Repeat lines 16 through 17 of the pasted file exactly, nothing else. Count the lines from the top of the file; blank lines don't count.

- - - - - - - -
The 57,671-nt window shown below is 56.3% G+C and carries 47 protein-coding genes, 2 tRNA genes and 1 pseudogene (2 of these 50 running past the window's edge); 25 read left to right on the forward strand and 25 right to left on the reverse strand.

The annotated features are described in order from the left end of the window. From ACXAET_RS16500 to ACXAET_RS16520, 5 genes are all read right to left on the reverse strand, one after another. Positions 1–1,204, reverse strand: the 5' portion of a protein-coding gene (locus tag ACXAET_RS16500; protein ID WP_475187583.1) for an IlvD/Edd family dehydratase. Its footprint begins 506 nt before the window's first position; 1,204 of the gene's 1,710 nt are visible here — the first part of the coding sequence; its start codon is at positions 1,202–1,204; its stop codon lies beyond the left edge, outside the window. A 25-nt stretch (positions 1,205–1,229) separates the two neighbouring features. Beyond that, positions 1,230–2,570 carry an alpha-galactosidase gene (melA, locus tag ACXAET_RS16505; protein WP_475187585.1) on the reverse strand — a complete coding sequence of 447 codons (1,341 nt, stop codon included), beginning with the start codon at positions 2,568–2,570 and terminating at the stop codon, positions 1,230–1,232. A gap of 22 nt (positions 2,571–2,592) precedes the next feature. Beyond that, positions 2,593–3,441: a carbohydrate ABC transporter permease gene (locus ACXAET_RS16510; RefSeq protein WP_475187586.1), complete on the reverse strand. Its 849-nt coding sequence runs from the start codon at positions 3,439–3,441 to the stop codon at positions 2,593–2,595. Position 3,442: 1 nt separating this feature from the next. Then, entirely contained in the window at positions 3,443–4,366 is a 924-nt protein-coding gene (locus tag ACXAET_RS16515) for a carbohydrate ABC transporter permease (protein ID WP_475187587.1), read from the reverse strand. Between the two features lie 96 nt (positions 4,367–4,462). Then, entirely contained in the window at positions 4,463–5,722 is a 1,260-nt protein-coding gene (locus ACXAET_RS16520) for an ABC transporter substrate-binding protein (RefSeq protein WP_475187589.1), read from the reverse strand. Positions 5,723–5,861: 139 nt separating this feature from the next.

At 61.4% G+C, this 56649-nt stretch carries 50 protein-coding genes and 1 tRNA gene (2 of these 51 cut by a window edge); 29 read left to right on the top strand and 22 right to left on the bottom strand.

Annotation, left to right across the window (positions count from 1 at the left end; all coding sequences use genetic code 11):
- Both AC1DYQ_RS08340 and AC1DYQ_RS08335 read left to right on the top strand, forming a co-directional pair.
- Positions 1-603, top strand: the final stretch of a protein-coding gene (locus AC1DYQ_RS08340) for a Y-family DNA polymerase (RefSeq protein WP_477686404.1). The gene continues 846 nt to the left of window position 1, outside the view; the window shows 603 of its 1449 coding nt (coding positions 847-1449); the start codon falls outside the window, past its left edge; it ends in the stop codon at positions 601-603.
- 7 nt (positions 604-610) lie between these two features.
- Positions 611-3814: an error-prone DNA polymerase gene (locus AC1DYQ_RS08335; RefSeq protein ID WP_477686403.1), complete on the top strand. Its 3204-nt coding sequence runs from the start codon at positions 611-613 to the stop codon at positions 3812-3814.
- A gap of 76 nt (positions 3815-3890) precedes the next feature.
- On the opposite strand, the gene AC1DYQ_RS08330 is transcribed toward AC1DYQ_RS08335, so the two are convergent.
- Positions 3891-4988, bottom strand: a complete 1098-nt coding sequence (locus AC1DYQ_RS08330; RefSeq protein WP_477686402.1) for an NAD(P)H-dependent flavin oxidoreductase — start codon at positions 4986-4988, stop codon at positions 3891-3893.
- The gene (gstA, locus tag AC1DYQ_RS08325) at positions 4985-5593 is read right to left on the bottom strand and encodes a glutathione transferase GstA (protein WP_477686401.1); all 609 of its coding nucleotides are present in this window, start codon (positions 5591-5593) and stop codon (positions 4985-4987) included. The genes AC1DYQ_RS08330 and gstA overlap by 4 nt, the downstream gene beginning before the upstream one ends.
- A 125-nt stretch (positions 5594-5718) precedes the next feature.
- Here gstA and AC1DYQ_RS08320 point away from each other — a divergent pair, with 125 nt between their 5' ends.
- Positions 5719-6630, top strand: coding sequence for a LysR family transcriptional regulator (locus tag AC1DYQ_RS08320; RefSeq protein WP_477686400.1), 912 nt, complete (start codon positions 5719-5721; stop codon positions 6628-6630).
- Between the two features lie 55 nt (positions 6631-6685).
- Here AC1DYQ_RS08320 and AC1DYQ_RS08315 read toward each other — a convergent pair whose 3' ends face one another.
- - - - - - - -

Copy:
- Between the two features lie 55 nt (positions 6631-6685).
- Here AC1DYQ_RS08320 and AC1DYQ_RS08315 read toward each other — a convergent pair whose 3' ends face one another.